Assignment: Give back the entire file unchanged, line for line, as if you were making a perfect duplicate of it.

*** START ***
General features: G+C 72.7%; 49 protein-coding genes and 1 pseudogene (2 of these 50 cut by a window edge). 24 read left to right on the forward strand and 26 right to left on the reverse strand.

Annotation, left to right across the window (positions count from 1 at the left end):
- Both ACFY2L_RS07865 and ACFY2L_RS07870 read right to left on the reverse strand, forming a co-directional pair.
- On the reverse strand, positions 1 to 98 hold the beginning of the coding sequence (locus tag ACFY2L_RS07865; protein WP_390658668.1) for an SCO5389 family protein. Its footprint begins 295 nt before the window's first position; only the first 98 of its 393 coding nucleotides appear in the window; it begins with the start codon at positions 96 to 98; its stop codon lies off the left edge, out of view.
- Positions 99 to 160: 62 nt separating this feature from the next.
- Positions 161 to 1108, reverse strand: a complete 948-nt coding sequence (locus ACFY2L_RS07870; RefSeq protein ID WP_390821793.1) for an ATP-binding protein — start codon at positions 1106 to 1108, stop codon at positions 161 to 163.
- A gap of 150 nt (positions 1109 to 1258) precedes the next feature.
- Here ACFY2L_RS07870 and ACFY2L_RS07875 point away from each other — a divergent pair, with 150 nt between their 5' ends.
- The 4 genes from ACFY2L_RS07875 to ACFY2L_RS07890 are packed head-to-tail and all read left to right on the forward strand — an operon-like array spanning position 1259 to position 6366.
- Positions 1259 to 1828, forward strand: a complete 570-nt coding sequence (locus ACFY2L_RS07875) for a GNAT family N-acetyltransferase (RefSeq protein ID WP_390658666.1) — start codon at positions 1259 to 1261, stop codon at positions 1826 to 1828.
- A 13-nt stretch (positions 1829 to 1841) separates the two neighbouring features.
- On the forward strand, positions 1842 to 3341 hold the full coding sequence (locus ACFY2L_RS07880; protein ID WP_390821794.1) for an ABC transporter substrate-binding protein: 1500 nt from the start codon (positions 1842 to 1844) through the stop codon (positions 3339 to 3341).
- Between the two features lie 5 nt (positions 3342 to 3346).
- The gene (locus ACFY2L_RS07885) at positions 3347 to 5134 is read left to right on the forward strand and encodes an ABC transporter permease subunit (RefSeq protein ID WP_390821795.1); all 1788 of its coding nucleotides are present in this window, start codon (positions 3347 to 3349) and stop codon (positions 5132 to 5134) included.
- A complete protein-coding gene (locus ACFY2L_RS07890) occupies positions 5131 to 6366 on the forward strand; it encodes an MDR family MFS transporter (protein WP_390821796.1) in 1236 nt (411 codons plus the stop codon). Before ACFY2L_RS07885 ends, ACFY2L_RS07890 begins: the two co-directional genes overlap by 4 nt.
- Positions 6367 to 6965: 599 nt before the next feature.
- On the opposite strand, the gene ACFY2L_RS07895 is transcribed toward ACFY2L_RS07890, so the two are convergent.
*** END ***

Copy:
General features: G+C 72.7%; 49 protein-coding genes and 1 pseudogene (2 of these 50 cut by a window edge). 24 read left to right on the forward strand and 26 right to left on the reverse strand.

Annotation, left to right across the window (positions count from 1 at the left end):
- Both ACFY2L_RS07865 and ACFY2L_RS07870 read right to left on the reverse strand, forming a co-directional pair.
- On the reverse strand, positions 1 to 98 hold the beginning of the coding sequence (locus tag ACFY2L_RS07865; protein WP_390658668.1) for an SCO5389 family protein. Its footprint begins 295 nt before the window's first position; only the first 98 of its 393 coding nucleotides appear in the window; it begins with the start codon at positions 96 to 98; its stop codon lies off the left edge, out of view.
- Positions 99 to 160: 62 nt separating this feature from the next.
- Positions 161 to 1108, reverse strand: a complete 948-nt coding sequence (locus ACFY2L_RS07870; RefSeq protein ID WP_390821793.1) for an ATP-binding protein — start codon at positions 1106 to 1108, stop codon at positions 161 to 163.
- A gap of 150 nt (positions 1109 to 1258) precedes the next feature.
- Here ACFY2L_RS07870 and ACFY2L_RS07875 point away from each other — a divergent pair, with 150 nt between their 5' ends.
- The 4 genes from ACFY2L_RS07875 to ACFY2L_RS07890 are packed head-to-tail and all read left to right on the forward strand — an operon-like array spanning position 1259 to position 6366.
- Positions 1259 to 1828, forward strand: a complete 570-nt coding sequence (locus ACFY2L_RS07875) for a GNAT family N-acetyltransferase (RefSeq protein ID WP_390658666.1) — start codon at positions 1259 to 1261, stop codon at positions 1826 to 1828.
- A 13-nt stretch (positions 1829 to 1841) separates the two neighbouring features.
- On the forward strand, positions 1842 to 3341 hold the full coding sequence (locus ACFY2L_RS07880; protein ID WP_390821794.1) for an ABC transporter substrate-binding protein: 1500 nt from the start codon (positions 1842 to 1844) through the stop codon (positions 3339 to 3341).
- Between the two features lie 5 nt (positions 3342 to 3346).
- The gene (locus ACFY2L_RS07885) at positions 3347 to 5134 is read left to right on the forward strand and encodes an ABC transporter permease subunit (RefSeq protein ID WP_390821795.1); all 1788 of its coding nucleotides are present in this window, start codon (positions 3347 to 3349) and stop codon (positions 5132 to 5134) included.
- A complete protein-coding gene (locus ACFY2L_RS07890) occupies positions 5131 to 6366 on the forward strand; it encodes an MDR family MFS transporter (protein WP_390821796.1) in 1236 nt (411 codons plus the stop codon). Before ACFY2L_RS07885 ends, ACFY2L_RS07890 begins: the two co-directional genes overlap by 4 nt.
- Positions 6367 to 6965: 599 nt before the next feature.
- On the opposite strand, the gene ACFY2L_RS07895 is transcribed toward ACFY2L_RS07890, so the two are convergent.